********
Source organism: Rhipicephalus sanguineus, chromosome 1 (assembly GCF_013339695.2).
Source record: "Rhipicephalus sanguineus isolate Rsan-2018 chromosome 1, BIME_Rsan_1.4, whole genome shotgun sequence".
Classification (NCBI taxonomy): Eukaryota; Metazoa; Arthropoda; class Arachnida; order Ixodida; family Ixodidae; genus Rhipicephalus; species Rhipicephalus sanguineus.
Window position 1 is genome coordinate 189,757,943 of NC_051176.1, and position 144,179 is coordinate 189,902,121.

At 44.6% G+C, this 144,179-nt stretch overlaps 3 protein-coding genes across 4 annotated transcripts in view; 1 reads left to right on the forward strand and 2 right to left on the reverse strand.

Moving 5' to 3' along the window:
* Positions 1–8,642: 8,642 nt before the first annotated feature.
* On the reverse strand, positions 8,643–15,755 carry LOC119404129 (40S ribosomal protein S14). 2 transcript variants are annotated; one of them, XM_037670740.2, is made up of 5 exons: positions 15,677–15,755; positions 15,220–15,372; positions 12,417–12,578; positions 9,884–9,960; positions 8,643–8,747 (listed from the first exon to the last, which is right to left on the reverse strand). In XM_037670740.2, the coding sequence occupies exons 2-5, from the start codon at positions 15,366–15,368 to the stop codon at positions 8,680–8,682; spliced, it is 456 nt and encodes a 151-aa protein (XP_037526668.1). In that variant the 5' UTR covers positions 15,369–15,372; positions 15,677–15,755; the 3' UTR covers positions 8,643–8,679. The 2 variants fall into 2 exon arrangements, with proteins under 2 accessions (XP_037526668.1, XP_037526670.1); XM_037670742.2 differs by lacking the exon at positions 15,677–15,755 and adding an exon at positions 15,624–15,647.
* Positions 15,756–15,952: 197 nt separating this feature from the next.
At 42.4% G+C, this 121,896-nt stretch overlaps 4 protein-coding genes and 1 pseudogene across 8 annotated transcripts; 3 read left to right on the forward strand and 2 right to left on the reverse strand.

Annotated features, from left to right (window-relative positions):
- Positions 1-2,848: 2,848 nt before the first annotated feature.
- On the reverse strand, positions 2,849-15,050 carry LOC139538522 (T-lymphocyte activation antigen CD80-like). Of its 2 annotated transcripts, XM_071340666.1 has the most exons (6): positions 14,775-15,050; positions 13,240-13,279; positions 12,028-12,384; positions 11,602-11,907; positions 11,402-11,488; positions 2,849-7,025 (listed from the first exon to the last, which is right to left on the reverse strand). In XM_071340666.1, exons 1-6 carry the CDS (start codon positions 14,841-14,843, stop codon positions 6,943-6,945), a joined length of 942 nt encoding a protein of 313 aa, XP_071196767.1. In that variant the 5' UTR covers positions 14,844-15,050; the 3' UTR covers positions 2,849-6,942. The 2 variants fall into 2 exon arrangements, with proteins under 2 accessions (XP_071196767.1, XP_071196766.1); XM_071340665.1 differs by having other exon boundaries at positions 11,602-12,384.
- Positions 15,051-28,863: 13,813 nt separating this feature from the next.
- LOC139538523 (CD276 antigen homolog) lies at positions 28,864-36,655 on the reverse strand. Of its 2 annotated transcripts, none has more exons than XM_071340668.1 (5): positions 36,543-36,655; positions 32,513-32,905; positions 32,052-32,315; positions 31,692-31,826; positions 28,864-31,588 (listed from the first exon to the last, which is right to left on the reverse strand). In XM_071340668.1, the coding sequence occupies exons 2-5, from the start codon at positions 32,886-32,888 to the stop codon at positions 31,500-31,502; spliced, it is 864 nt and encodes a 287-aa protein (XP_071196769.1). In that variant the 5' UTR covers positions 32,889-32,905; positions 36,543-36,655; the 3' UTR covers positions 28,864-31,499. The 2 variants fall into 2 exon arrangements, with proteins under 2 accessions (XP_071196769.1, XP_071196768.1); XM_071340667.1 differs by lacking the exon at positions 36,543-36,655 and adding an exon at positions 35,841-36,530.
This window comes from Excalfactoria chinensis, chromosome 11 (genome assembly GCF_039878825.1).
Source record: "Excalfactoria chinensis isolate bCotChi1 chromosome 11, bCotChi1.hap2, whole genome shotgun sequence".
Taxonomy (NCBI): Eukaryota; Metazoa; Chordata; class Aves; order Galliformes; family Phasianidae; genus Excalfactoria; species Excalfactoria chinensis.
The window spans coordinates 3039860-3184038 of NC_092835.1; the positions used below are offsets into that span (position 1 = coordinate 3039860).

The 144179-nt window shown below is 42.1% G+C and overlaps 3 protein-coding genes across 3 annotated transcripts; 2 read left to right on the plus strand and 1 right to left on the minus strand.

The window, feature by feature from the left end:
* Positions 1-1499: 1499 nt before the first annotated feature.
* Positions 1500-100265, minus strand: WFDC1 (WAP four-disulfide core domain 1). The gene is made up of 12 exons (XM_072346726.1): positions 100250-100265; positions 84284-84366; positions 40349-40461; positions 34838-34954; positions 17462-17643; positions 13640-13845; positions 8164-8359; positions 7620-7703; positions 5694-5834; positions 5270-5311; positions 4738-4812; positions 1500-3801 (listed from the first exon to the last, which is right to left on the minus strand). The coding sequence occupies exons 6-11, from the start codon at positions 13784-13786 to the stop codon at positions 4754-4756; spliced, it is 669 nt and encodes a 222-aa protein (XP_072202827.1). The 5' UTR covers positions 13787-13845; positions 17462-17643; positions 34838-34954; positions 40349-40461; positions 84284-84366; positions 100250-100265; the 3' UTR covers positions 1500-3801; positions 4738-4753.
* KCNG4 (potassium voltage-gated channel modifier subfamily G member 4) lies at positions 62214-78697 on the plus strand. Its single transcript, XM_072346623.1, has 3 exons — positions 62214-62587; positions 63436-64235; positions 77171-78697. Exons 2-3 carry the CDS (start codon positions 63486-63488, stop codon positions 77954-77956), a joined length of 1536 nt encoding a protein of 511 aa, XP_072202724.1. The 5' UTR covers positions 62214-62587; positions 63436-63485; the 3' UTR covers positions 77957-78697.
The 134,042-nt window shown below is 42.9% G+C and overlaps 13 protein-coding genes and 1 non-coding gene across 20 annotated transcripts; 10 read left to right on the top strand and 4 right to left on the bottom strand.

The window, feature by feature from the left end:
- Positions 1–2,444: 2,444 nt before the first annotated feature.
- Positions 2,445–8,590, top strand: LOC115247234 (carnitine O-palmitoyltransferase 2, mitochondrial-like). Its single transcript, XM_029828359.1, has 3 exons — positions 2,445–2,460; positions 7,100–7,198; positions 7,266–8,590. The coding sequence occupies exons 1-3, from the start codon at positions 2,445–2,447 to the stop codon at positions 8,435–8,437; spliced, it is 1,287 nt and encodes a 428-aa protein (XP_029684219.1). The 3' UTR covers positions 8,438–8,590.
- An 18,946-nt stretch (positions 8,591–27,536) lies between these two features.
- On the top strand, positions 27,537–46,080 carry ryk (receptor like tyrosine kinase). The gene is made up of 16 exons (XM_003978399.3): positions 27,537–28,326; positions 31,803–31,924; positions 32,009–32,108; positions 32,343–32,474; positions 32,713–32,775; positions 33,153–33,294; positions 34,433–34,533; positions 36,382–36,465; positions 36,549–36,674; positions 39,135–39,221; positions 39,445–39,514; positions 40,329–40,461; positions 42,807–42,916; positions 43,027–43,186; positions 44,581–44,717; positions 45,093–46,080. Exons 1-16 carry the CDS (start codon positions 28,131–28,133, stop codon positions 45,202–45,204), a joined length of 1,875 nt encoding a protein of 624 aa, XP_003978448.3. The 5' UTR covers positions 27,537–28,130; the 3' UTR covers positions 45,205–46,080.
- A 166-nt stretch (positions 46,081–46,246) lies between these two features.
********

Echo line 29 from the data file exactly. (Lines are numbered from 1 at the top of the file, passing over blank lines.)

- An 18,946-nt stretch (positions 8,591–27,536) lies between these two features.